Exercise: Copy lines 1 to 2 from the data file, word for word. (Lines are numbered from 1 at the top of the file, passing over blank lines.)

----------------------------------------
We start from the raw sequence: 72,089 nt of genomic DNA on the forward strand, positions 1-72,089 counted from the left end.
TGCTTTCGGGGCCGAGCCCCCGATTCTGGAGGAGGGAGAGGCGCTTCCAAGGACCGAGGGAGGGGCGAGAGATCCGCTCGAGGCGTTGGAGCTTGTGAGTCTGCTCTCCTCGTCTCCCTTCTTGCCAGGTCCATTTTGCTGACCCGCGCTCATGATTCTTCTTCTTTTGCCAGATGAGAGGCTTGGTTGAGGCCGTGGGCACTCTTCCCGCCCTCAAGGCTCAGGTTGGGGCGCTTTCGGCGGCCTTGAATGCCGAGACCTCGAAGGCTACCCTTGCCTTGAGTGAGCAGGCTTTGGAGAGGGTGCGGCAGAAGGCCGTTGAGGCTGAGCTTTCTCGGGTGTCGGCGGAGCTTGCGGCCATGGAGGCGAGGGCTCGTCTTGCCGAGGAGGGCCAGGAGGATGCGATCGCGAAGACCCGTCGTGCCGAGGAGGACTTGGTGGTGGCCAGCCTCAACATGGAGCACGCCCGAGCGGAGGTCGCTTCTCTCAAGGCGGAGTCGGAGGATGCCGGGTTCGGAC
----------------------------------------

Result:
We start from the raw sequence: 72,089 nt of genomic DNA on the forward strand, positions 1-72,089 counted from the left end.
TGCTTTCGGGGCCGAGCCCCCGATTCTGGAGGAGGGAGAGGCGCTTCCAAGGACCGAGGGAGGGGCGAGAGATCCGCTCGAGGCGTTGGAGCTTGTGAGTCTGCTCTCCTCGTCTCCCTTCTTGCCAGGTCCATTTTGCTGACCCGCGCTCATGATTCTTCTTCTTTTGCCAGATGAGAGGCTTGGTTGAGGCCGTGGGCACTCTTCCCGCCCTCAAGGCTCAGGTTGGGGCGCTTTCGGCGGCCTTGAATGCCGAGACCTCGAAGGCTACCCTTGCCTTGAGTGAGCAGGCTTTGGAGAGGGTGCGGCAGAAGGCCGTTGAGGCTGAGCTTTCTCGGGTGTCGGCGGAGCTTGCGGCCATGGAGGCGAGGGCTCGTCTTGCCGAGGAGGGCCAGGAGGATGCGATCGCGAAGACCCGTCGTGCCGAGGAGGACTTGGTGGTGGCCAGCCTCAACATGGAGCACGCCCGAGCGGAGGTCGCTTCTCTCAAGGCGGAGTCGGAGGATGCCGGGTTCGGAC